Seeing as it’s Mother’s Day on Sunday here in Australia, I thought I would introduce you to my favourite brushtail possum who visits us on a regular basis. I call her Mummy because she was the first possum with a joey I ever saw.
Below is one of my first photos of a brushtail possum and is also my first photo of Mummy possum. It was taken back in September 2011. It’s not a very good photo as it was taken at night through a glass sliding door. We had been getting quite a few possums passing through at that time and had started to leave a bit of fruit and jam out for them. Then one night we saw this female possum with a joey.
Here is Mummy possum in September 2012 with another joey.
Here’s Mummy with another joey in September 2015.
And here’s Mummy in September 2016 with another joey.
Here’s a more recent picture of her. This was in February 2017 and you can just see there is a small joey in her pouch.
This is Mummy and her joey about month later. The joey has grown a bit more and is a backrider.
These two are quite fun to watch. Mummy doesn’t like to share her food and it’s funny to see the young one trying to grab a bit to eat.
Here they are visiting on a rainy night.
Mummy is such a fantastic mother, she really knows how to raise her joeys well. She must be popular with the boys too, because she is usually seen with a joey of varying ages and seems to have more joeys than other possums.
You’re probably wondering how I can be sure it’s the same possum visiting all these years. Easy – she’s the only possum that walks straight up to me without fear, and also the only possum who can sometimes be seen standing up on her hind legs looking in the glass sliding door waiting to be noticed and given something to eat! I can also tell from looking at her face. Each possum is individual, and if you make the effort to spend time observing them, it becomes quite easy after awhile to tell them all apart. And if you look closely at Mummy’s left ear, you’ll notice a tell tale giveaway …. (Click on the images below to see a bigger photo for more detail.)
Since we first saw Mummy in 2011 and she already had a joey at that time, she would have had to have been at least a year old then in order to have young. So, as it’s now 2017, she has to be at least 7 years old. Possums can live up to 13 years in the wild but the average life expectancy is much lower at 6 years, especially for males. I think Mummy has done quite well surviving this long. So far, she has managed to avoid the threats of owls, foxes, snakes, dogs, cats, disease, urban sprawl and even cars.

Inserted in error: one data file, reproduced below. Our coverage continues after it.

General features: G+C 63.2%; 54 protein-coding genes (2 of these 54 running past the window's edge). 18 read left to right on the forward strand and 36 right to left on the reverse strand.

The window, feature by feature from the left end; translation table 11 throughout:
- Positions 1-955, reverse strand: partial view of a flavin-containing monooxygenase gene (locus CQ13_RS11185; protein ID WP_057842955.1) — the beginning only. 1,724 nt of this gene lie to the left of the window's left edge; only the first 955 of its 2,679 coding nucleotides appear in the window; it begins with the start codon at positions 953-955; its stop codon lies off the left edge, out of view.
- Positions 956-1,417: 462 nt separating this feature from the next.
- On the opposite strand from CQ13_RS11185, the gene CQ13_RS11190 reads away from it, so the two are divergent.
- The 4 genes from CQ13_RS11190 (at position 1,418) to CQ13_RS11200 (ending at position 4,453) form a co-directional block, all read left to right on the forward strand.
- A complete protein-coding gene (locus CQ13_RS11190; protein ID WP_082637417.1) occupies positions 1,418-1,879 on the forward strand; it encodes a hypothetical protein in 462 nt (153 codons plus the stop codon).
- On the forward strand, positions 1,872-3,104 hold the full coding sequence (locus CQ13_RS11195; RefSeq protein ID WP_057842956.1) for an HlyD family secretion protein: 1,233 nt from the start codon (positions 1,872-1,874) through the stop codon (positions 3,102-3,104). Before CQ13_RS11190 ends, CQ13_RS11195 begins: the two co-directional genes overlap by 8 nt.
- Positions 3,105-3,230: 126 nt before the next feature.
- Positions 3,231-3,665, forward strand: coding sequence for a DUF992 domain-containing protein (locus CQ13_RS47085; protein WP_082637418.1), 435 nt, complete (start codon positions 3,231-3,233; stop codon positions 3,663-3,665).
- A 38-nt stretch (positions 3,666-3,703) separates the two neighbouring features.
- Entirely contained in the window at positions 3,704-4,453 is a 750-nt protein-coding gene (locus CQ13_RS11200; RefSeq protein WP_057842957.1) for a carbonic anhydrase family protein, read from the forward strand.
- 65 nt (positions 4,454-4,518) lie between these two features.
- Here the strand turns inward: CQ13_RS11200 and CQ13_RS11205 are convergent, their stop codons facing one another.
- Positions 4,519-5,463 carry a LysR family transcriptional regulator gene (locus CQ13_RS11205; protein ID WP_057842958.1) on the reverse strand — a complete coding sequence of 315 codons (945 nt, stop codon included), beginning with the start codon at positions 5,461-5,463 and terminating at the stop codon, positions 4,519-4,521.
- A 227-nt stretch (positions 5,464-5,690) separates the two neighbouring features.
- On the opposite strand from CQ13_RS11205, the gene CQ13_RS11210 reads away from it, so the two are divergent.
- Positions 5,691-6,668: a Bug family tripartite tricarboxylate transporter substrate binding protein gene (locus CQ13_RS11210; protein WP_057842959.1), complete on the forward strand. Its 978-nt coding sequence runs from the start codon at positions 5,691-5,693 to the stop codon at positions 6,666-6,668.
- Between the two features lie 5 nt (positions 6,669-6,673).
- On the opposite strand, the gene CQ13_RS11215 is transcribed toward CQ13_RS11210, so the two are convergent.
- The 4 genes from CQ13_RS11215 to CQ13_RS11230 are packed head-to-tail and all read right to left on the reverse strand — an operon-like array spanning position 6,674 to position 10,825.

At the moment Mummy has some missing patches of fur on her hind quarters. I’d say these are from being in a fight protecting her joey and/or home. It looks worse than what it actually is, and the fur is starting to grow back now since this photo was taken about a month ago.
Below is a recent video of me patting Mummy possum. I have been able to do this quite a lot, but I only do it when she’s calm and it’s quiet outside, and when she’s eating. As you will see, by the end of the video, it’s like patting your cat! I don’t know if Mummy actually enjoys being patted, or if she just tolerates it, but in any case, she is free to move away and leave whenever she wants.
I have only been able to pat Mummy like this because we have known each other for around 6 years and we have developed a bond of trust. This sort of thing doesn’t happen very often, and it makes my day when Mummy arrives and accepts a piece of food from me in return for a little pat. And sometimes she turns up and just takes the food and runs off, obviously not in a talking mood.
I don’t recommend you go up to the first possum you see and try to touch it. They are wild animals and can be unpredictable. They can easily be frightened and may attack you, and with their long sharp claws and big teeth, you certainly don’t want that to happen!
Although we have a few possum boxes on our property, Mummy doesn’t seem to stay at our place very often, she just visits for treats. It seems that she lives next door in the neighbour’s shed and also accepts food from the man who lives there! I have also seen her dashing across our driveway at night to and from his house, often with a joey running after her trying to keep up!
Do you have any special relationships with a wild bird or animal that visits your place?